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Sansa is, understandably, confused about the whole ordeal. She knows that Ned is a good man, so like any dutiful daughter, she believes she can reason with him. She’s not trying to play the game yet, she’s just trying to save her father. But Cersei, a master manipulator against those much less experienced, uses Sansa’s feelings for her son Joffrey not only to make her feel guilty, but to pressure her by making her believe Ned’s fate depended on both Robb and Sansa. So Sansa took the quill and started writing.

Robb and Maester Luwin discuss the letter some time later, and while Robb asked if Sansa really wrote the letter, Luwin saw right through it. He knew who really wrote it, no matter whose handwriting was on the scroll. Robb did head south, but he called all of his bannermen to travel with him.

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GIF via Game of Thrones/HBO



So did Catelyn. Robb showed her the letter when they reunited later in the episode after she departed the Eyrie (demonstrating that sudden speed of travel isn’t just a season 7 construct). Catelyn did not appear to receive a letter from Sansa herself on-screen, instead reading one from someone else summarizing the events. (Likely from Robb or Maester Luwin.)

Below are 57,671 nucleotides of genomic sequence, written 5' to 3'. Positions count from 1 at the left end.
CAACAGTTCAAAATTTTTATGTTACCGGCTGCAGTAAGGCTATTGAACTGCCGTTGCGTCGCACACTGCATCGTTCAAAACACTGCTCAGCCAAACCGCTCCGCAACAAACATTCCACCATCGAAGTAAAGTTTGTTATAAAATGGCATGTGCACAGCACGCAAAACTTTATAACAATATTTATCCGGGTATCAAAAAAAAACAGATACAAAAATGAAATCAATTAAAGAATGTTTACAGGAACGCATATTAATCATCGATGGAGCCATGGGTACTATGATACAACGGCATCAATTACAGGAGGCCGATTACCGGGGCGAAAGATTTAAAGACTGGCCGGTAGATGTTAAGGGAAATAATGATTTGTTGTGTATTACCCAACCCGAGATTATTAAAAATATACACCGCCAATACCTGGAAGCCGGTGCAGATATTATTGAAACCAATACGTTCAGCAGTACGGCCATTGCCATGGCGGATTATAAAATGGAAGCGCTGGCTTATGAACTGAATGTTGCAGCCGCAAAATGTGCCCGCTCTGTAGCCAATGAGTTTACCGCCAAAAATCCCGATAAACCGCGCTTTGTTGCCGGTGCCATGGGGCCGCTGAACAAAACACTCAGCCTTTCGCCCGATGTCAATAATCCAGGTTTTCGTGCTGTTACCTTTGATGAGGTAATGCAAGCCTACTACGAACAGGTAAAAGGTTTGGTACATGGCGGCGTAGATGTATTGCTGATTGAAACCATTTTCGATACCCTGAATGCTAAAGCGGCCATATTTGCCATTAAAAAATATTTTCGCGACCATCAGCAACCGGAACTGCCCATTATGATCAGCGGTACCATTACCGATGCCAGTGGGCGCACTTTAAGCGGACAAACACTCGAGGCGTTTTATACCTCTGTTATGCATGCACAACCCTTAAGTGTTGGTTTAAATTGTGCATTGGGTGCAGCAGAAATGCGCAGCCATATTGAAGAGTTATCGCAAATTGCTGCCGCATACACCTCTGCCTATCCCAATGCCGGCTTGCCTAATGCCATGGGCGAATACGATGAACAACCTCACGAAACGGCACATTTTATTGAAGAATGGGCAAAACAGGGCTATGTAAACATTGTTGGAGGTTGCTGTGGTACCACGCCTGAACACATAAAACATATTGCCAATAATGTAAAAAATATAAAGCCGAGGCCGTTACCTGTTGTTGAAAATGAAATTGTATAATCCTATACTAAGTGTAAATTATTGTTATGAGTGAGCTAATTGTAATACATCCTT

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GIF via Game of Thrones/HBO



A letter travels

Robb took the letter Sansa gave him when he road south so he could show Catelyn for himself—and he never returned.

However, there is a copy of the letter at Winterfell. We know because not only did we see it, but Maester Wolkan found it after searching through Maester Luwin’s very thorough archives.

“You’re sure this is the only copy in Winterfell?” Littlefinger asked Maester Wolkan after receiving it.

We doubt the Freys sent all of Robb’s personal belongings back to Winterfell after his death, but this doesn’t necessarily there’s a giant plot hole here. It’s possible that Robb could’ve sent the letter back to Winterfell at some point before his death. Or, given that Maester Luwin was so meticulous with his archives, he could have made a copy of the letter to give Robb when he traveled or to keep in his records.